Section 437 of Code of Criminal Procedure lays down the provision to seek bail in case of a non-bailable offence.If the person is arrested without warrant for a non-bailable offence and is brought before a Court, other than the Court of Session or High Court, he can be released on bail but subject to the condition that he might be punishable with death or imprisonmentor had he been previously convicted of offence punishable with death, life imprisonment, imprisonment for seven years or more or had he been convicted earlier twice for offences punishable with imprisonment for three year or more. But this is also subject to the condition that the person can be released on grounds of the person being under sixteen years or a woman or on medical grounds. Merely by the fact of the accused being required for identification, he cannot be denied bail. In any case, the public prosecutor is to be given a chance to be heard before granting bail to the accused.
Instances of Medical Bail
Medical Bail or granting bail in medical cases has been in practice from a very long time. Be it the case of the person who threw a shoe at Arvind Kejriwal or be it a case of a hardcore criminal, the Courts have the discretion to grant bail on grounds of the deteriorating health of the accused.
Lalu Yadav Medical Bail Case
Lalu Yadav, the former Chief Minister of Bihar, was accused of multi-crore fodder scam for money withdrawal from Government treasuries for animal husbandry in the 1990s. He was also convicted in the Chaibasa Treasury case, Deogarh Treasury case and the DumkaTreasury case as well. He was granted six weeks provisional bail and later on the bail was extended for another 3 months on medical grounds. He was treated in the Asian Heart Institute in Mumbai.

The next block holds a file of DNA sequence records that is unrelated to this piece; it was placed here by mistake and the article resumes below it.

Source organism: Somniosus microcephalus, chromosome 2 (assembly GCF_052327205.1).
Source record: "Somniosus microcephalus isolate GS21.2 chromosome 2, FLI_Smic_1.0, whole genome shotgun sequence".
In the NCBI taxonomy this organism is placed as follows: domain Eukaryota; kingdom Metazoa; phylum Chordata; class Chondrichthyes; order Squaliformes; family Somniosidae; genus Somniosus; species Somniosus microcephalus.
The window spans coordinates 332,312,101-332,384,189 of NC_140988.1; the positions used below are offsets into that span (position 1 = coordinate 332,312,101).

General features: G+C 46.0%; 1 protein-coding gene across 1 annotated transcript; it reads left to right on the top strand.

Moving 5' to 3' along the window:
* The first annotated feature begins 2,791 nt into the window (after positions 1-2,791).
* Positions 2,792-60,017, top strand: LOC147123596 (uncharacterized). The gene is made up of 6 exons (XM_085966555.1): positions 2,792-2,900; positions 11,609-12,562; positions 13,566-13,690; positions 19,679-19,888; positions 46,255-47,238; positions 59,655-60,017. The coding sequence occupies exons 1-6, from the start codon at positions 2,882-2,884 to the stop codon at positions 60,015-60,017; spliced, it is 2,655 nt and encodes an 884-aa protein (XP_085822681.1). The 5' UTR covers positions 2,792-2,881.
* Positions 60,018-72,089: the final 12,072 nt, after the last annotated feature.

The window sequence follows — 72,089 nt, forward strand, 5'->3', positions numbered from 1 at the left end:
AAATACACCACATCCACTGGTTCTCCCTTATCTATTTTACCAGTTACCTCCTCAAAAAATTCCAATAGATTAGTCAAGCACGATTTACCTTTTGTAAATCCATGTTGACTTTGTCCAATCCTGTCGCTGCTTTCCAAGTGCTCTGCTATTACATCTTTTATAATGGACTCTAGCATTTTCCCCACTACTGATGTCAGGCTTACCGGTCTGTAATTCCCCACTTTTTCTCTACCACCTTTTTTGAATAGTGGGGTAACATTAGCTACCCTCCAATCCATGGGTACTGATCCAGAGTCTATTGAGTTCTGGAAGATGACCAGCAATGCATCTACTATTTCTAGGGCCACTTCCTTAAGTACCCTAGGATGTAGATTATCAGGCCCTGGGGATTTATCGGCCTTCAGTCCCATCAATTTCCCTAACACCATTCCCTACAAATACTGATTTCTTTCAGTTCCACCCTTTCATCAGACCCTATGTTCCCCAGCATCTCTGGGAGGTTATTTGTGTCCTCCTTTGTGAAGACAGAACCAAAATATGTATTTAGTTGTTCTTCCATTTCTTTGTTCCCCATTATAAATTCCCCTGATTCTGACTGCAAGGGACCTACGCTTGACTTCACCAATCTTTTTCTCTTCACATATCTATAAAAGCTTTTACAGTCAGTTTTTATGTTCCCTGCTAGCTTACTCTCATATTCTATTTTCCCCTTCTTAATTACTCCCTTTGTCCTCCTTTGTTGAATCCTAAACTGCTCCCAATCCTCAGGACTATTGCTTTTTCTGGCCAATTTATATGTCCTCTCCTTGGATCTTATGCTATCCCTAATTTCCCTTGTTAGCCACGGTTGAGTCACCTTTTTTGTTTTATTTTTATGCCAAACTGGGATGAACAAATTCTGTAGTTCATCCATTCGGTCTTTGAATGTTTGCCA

Nawaz Sharif Medical Bail Case
The former Prime Minister of Pakistan was arrested in a corruption case. The verdict of the case was announced after being reserved for a short time. The former PM was admitted in the Pakistan’s anti-graft body’s custody after a drastic drop in his blood platelet count was seen. The Islamabad High Court granted him bail for eight weeks with two surety bonds of 2 Million each.
Sanjay Chandra Medical Bail Case
The accused was taken into judicial custody for siphoning off home buyers’ money. The company and its sister companies’ audit revealed crores of Rupees not utilized by the company. The accused, along with his brother, were taken into custody. He was granted bail under some conditions. He had approached the High Court for extension of his bail as he was suffering from co-morbidities, after the CMM rejected the application for extension. The High Court granted the extension of the bail with the same conditions imposed by the CMM, while granting the bail.